Mr Justice Peart found that the breach was “deliberate, conscious and premeditated”.
Mr Justice Peart noted that the trial judge had distinguished this case from cases where the breach of privacy had emanated from an illegal act. In this case, the photographs had not been obtained illegally.
He awarded the plaintiff €50,000 for the breach of privacy aspect of the claim.
In overturning the finding of the trial judge that the plaintiff’s privacy had not been engaged, Mr Justice Peart acknowledged that where a plaintiff has pleaded that his right to privacy has been breached in addition to pleading that he has been defamed, the plaintiff is entitled to be compensated under both heads of claim. Had the decision of the High Court trial judge been upheld, it may have led to a situation where a plaintiff’s claim for a breach of privacy could not be fully ventilated if that claim was included in proceedings where a claim under a separate head of loss would provide a greater award of damages than the claim for breach of privacy. Mr Justice Peart’s decision on that point was delivered with significant clarity.
Another interesting point relates to Mr Justice Peart’s finding that the photographs were not taken in the public arena. The judgment of Kearns P in Hickey and Another –v- Sunday Newspapers Limited  IEHC 349 noted that it was :-
“far from easy to determine where the parameters to the right of privacy may lie when placed in balance with the right of freedom of expression. One intuitively feels that a right of privacy is less easily established in public places where a person, in the words of T.S. Eliot, has had time “to prepare a face to meet the facers that you meet”.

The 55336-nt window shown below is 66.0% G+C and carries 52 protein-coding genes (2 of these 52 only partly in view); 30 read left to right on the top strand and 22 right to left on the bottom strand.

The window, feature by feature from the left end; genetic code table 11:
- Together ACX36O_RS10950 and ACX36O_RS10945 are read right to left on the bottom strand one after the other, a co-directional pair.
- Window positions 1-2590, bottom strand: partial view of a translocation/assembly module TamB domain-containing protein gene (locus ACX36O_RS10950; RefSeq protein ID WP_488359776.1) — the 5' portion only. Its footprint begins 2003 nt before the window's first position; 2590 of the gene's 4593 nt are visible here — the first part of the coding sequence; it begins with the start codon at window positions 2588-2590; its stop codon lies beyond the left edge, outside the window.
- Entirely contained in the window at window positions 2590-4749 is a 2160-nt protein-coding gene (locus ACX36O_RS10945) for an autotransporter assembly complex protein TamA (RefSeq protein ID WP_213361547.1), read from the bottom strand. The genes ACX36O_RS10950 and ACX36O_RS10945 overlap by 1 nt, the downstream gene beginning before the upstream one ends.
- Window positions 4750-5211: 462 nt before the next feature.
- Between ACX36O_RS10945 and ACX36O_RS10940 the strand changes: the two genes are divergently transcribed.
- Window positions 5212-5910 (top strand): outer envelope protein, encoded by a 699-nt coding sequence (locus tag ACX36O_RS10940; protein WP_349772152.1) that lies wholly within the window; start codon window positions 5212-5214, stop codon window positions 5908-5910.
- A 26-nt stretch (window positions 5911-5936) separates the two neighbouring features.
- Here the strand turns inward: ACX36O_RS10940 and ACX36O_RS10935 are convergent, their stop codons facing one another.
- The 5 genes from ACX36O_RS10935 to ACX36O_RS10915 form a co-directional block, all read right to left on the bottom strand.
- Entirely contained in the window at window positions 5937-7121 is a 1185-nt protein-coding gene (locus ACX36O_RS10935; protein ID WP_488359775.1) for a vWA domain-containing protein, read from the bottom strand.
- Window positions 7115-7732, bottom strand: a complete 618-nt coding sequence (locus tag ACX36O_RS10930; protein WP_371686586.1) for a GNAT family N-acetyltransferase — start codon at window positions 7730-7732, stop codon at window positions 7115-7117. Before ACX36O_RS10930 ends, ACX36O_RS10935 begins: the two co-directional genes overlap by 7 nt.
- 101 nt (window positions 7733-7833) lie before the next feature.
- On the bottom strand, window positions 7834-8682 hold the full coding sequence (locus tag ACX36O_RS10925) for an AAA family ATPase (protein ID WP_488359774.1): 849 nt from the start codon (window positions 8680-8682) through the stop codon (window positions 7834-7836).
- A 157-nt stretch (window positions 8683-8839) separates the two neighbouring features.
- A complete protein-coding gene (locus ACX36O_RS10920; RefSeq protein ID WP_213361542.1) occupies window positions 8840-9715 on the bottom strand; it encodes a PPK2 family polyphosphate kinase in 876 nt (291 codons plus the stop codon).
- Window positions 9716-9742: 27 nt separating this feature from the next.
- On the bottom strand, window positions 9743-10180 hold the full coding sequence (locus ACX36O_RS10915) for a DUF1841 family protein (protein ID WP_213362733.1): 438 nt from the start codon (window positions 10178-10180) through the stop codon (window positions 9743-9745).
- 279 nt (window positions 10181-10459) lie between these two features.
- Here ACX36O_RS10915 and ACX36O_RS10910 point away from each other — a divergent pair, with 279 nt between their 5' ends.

In Hickey the plaintiff was photographed with her son coming out of the Registry of Births, Deaths and Marriages on Lombard Street in Dublin. The photographs were taken when the photographer and plaintiffs were in a public place and performing a routine public function. There could be no expectation of privacy in that instance.
In Nolan, it was found that the photographs of the plaintiff were private, taken for a private purpose and were never intended to be made public despite being freely available among up to 26 people.
Those two cases, Nolan and Hickey, are probably located at either end of a spectrum of cases that consider what a public arena is. It will be interesting to watch over the coming years how courts will deal with cases on that spectrum. It is relatively easy to see how disputes may arise over what precisely is a public arena, particularly where people might attend an event with different expectations of privacy. The Nolan decision may also have implications where images are published which were initially shared via social media to closed groups of people. How the courts will balance the right to privacy with the right to freedom of expression in those circumstances will undoubtedly provide challenges for those in media organisations when considering what photographs can be safely published.